Such thinkers also point out that individual and systemic shifts need to happen alongside each other, given our interdependence. It’s hard – if not impossible – for individuals to change their inner landscape if the non-consensual outer landscape remains the same, and the idea that we should be able to do so harms us more. Engaging with others to share our experiences and work collectively is vital if possible.
For me a key starting point is self-consent. I’m trying to slow down my everyday life sufficiently to notice every time I’m drawn to override my self-consent. This is proving easier to notice now that many attempts to do so result in an emotional flashback plummet into fear/shame (trauma humour). But I’m also trying to notice the micro-moments of overriding my consent, the flickers of fear/shame that come up when I do that. I try to pay attention to what happened to elicit that response, to bring self-compassion to the situation to understand why that was my response, and to consider ways in which I might engage with whatever happened differently, in ways that don’t override my self-consent.
Slowness is another key here. This just can’t be done fast. Speeding up inevitably involves pushing through and getting overwhelmed. It’s helpful to tune into when I’m stepping out of my comfort zone into my stretch zone, and ensuring that I pull back into the comfort zone before I hit overwhelm. I was having a lot of quiet nights in before they became the default.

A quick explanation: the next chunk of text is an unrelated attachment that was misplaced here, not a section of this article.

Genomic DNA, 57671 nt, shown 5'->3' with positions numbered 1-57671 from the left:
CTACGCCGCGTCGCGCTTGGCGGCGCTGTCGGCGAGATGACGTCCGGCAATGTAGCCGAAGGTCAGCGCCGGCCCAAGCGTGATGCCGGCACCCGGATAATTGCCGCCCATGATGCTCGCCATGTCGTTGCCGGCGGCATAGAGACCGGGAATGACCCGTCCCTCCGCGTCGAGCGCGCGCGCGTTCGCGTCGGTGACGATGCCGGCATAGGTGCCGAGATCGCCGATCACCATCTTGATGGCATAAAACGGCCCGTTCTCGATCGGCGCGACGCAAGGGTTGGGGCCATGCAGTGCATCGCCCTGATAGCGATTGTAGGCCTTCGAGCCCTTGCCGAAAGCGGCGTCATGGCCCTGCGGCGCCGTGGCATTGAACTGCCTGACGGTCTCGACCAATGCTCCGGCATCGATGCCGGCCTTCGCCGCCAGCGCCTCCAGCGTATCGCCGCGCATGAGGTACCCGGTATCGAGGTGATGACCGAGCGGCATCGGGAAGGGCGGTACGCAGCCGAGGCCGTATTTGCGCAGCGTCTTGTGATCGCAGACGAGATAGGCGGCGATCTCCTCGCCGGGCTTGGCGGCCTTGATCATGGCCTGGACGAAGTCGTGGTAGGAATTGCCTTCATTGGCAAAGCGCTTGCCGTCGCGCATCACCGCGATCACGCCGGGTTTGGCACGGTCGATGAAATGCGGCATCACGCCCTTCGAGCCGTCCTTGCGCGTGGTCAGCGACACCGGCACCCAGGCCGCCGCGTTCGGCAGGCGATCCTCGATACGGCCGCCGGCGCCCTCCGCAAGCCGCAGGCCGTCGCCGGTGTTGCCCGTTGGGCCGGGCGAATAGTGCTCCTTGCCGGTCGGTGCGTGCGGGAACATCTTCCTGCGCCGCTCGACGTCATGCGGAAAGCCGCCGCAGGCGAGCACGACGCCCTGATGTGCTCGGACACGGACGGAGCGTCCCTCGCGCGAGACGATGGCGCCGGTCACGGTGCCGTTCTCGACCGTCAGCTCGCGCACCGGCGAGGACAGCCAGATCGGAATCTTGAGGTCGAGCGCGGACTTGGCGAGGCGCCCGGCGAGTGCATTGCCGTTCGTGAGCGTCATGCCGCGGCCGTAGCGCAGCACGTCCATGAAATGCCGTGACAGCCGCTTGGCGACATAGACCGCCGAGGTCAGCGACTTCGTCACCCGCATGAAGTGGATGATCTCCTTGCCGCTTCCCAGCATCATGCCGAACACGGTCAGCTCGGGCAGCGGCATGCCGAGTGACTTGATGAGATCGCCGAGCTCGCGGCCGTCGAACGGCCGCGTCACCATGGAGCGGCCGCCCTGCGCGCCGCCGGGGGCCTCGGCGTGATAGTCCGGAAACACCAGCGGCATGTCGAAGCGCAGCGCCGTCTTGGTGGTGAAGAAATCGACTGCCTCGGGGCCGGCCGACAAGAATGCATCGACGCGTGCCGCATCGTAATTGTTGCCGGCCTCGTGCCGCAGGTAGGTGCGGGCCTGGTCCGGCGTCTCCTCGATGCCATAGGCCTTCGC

If fear and shame are a big part of the problem, then the solution is the opposite: cultivating protection and care to counter the fear and shame. Pete Walker talks about reparenting yourself and reparenting by committee. Other authors talk about cultivating a compassionate witness within yourself or befriending yourself, often alongside receiving a safe-enough and kind-enough therapeutic relationship to model what this might be like.
I’ll be writing more about how I’ve gone about this from a plural perspective, but basically it’s anything you can do to be kind and protective towards yourself rather than shaming or frightening yourself, and to treat yourself consensually instead of non-consensually.
Useful questions to ask yourself are: ‘what do I usually/habitually do under these circumstances?’ and ‘what would the opposite of that look like?’ You may find that there are several different ‘opposite’ options to play with. They may also be the ‘opposite’ of the experiences that resulted in your stuck patterns or survival strategies.
At this point you can bring those other practices back in. For me it’s not about stopping addressing traumatic memories, meditating, or trying to stay with my feelings. All those practices are immensely valuable, but only if done consensually, gently, gradually, and in ways that feel good rather than bad, and stretching rather than overwhelming.
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Plural tag: This post was written by Beastie.